Jim Ellis on Betty Binns Fletcher

  • By Jim Ellis
  • Posted 1/04/2024
  • HistoryLink.org Essay 22884
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Among his many achievements as a civic activist, Seattle attorney Jim Ellis (1921-2019) led the campaign to clean up Lake Washington, pushed for development of the Washington State Convention Center, and founded the Mountains to Sound Greeway Trust. In this excerpt from his memoirs, Ellis writes about former law partner and United States Court of Appeals Justice Betty Binns Fletcher (1923-2012), who, Ellis writes, "distinguished herself as one of our nation’s leading jurists on conservation issues, writing decisions that protect the mountains, forests, whales, wildlife, and waters of the Pacific Northwest."

Legal Giant

The following remarks were presented by Jim Ellis as an introduction to Betty Fletcher at meeting of lawyers in 2009:

The Pacific Northwest has long benefited from strong women leaders. Examples include the founding Denny sisters; Princess Angeline, who stood her ground on the shores of Elliott Bay; Seattle’s first woman mayor, Bertha Landes; and, more recently, the Bullitt sisters. Now is the time to recognize another leader in the pantheon of women who have helped to build our community: Judge Betty Binns Fletcher.

In 1941, a group traversed the 100-mile Wonderland Trail around Mt. Rainier making history by being the first all-women group to complete the hike. The Wonderland Trail is a strenuous hike, with more vertical elevation gain than an ascent to the mountain peak. Judge Betty Binns Fletcher was a member of that long-ago hiking group, and she never stopped breaking new ground. With strength, vision, courage, and leadership, Judge Fletcher has made a strong imprint on our community. 

When she graduated first in her class from the University of Washington School of Law in 1956, the city’s prestigious law firms would not hire women. Preston Thorgrimson Horowitz Starin & Ellis, a predecessor of K&L Gates, "took a risk." Betty Fletcher became the firm's first female partner and the firm’s name was later changed to Preston Thorgrimson Ellis Holman & Fletcher. In her practice, she embraced every challenge, demonstrating through brilliance and hard work that there was no limit to what a female lawyer can do. She was a role model to many who aspired to achieve excellence in their profession. At the same time, Betty and her husband Bob, a law school professor, raised four remarkable children.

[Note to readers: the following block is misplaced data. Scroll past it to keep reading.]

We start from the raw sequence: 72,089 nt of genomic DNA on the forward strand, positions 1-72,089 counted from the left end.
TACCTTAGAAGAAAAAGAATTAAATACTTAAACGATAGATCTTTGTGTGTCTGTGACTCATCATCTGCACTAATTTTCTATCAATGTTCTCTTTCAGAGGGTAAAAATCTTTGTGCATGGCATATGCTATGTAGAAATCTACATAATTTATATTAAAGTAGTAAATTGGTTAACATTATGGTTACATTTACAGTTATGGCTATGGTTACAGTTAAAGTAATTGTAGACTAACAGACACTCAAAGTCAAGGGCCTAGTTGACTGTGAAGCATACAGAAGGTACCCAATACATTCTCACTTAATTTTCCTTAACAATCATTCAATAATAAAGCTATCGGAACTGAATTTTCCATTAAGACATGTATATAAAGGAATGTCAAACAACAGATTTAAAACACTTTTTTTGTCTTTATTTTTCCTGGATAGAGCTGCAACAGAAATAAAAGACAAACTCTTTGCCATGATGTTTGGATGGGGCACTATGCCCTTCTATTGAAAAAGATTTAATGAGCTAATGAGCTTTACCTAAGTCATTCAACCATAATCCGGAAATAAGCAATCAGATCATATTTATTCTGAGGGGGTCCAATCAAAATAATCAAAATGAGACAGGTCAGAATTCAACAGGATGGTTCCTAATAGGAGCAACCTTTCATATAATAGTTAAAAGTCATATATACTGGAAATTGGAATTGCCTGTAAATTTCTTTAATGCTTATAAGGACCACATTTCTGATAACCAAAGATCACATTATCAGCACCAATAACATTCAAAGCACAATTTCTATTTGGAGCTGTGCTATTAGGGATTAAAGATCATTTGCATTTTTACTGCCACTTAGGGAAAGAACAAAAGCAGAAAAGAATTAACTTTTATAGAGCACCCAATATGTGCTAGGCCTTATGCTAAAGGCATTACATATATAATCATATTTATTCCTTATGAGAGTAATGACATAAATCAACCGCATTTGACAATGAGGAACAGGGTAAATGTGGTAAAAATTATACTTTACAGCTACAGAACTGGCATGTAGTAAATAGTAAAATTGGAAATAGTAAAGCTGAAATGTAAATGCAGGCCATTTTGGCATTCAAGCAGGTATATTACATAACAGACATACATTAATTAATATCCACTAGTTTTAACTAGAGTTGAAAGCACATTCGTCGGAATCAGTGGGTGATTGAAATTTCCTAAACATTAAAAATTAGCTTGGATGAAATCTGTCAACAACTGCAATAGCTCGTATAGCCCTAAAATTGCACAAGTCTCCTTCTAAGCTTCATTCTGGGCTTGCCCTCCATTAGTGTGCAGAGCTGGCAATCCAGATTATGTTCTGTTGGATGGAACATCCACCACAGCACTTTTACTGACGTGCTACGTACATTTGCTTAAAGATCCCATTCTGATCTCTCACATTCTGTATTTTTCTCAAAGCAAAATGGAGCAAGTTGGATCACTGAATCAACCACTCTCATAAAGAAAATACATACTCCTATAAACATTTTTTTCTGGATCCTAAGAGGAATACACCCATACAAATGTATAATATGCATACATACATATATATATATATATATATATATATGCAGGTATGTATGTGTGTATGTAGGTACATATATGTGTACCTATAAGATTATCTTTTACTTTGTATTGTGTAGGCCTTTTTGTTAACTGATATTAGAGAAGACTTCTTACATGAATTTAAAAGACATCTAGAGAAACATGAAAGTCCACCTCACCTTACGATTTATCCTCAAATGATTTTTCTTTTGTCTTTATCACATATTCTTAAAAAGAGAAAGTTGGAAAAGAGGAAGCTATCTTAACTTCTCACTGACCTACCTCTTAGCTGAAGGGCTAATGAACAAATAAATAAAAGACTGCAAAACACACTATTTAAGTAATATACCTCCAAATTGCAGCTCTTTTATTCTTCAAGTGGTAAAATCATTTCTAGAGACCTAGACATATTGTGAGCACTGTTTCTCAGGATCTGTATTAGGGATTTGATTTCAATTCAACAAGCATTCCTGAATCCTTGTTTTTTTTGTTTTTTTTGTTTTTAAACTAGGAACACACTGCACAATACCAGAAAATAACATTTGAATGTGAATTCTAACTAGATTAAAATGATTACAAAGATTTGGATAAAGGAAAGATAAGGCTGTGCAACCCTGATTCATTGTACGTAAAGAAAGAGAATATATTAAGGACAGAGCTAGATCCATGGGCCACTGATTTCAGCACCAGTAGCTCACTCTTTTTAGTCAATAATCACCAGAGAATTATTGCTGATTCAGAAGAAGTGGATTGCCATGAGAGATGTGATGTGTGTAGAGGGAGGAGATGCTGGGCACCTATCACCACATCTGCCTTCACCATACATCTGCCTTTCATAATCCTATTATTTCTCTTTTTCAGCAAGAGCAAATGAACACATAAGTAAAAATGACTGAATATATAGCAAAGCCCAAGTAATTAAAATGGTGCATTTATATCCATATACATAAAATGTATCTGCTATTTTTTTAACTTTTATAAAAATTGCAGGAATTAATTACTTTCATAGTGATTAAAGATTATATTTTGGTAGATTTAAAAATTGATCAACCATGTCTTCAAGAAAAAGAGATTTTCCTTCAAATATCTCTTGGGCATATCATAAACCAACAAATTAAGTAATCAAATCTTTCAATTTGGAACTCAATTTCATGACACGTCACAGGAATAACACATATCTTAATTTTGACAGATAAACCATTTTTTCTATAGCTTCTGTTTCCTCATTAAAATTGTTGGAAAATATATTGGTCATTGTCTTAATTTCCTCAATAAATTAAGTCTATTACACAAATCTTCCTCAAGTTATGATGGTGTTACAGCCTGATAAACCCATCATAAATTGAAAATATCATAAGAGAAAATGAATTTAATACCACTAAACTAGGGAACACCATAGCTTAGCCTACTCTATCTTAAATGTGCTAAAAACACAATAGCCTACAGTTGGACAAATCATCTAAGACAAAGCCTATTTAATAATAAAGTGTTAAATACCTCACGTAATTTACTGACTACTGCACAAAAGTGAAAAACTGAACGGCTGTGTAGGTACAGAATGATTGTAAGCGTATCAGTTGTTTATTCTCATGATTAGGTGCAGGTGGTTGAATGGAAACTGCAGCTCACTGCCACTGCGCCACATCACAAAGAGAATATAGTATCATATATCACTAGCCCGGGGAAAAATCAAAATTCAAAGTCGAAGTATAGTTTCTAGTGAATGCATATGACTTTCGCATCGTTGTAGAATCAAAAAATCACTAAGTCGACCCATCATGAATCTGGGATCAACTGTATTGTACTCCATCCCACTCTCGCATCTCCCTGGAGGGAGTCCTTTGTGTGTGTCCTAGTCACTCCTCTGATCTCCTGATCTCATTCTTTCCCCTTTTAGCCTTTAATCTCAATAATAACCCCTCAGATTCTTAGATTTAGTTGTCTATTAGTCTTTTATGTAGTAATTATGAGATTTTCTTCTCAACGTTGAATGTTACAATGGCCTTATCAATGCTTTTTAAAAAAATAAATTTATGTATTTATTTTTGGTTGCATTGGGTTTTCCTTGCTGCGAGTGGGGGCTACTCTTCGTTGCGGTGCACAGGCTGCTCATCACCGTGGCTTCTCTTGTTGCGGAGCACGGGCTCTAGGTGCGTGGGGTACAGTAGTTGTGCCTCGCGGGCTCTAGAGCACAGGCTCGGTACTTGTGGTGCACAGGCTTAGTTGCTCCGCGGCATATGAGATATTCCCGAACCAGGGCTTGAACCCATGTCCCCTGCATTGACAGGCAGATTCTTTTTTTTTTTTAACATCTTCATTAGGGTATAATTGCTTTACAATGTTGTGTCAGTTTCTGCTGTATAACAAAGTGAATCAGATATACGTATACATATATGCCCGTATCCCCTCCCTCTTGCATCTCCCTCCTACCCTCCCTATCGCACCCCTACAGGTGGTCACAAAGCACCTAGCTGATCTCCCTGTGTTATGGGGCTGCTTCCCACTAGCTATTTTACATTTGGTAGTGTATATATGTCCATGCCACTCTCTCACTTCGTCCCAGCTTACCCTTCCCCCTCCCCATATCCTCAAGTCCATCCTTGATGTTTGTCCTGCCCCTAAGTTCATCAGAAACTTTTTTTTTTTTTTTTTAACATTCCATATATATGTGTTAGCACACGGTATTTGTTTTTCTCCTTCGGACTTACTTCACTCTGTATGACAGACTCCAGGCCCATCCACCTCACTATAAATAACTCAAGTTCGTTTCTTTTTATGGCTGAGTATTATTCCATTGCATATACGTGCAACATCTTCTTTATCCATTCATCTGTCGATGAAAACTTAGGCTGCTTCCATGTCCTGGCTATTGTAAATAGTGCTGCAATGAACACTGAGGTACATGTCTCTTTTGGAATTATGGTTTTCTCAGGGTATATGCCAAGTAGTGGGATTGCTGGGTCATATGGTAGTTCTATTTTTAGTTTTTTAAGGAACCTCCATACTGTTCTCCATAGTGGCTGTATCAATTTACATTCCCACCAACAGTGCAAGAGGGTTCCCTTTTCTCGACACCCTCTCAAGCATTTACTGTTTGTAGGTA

Thirty years ago [1979], President Carter appointed Betty Fletcher to the United States Court of Appeals for the Ninth Circuit. He recently described that appointment as a lasting legacy, reflecting her "profound and abiding commitment to human rights and to environmental quality."

Whether advising clients, judging cases, or volunteering in the community over the past half century, Betty Fletcher has distinguished herself as a citizen concerned not only with the rule of law but also with the rights of individuals and the well‑being of the planet. As a federal judge she has authored pivotal opinions on issues of discrimination, immigration, capital punishment, and the rights of Native Americans. She has spoken out to uphold the abiding values of our region: tolerance, respect for human and natural diversity, equal rights, openness, and civil discourse.

She has also distinguished herself as one of our nation’s leading jurists on conservation issues, writing decisions that protect the mountains, forests, whales, wildlife, and waters of the Pacific Northwest. She continues to be a pioneer in addressing emerging environmental challenges such as climate change. She recently authored an opinion striking down inadequate fuel efficiency rules, to which Congress responded by increasing efficiency standards.

Judge Fletcher has devoted much of her time to professional and community organizations. As with other areas of her life, this service is marked by many "firsts" too numerous to list. Her contributions go well beyond the law to the fabric of our community. She has pushed the dialogue on racial issues. She has long believed that diversity enriches the community rather than weakens it. She celebrates and honors every individual. As a judge, she epitomizes human rights leadership across the range of human endeavor.

Often glass ceilings fail to shatter. Instead, a crack may form that allows entrance to one remarkable individual. The glass truly shatters only when others progress as well. Judge Fletcher has always made sure that this would be the case. Not only did she reach behind herself to pull up the next (and the next and the next) generation, but also she has continued to serve as an active mentor and role model for both men and women. She also finds time to nurture her grandchildren and the children of her 100 former law clerks.

President Obama recently wrote Judge Fletcher a letter of appreciation, observing: "As a judge, you have displayed an unwavering commitment to justice under law. You have blended mastery of legal doctrine with empathy for the individuals subject to the law, especially the most vulnerable in our society."

Our colleague Betty Fletcher has always displayed the pioneering spirit to speak up for what is right, to challenge perceptions about what can be achieved, and to break new ground for the sake of building a more humane community. The Pacific Northwest is much better for it.

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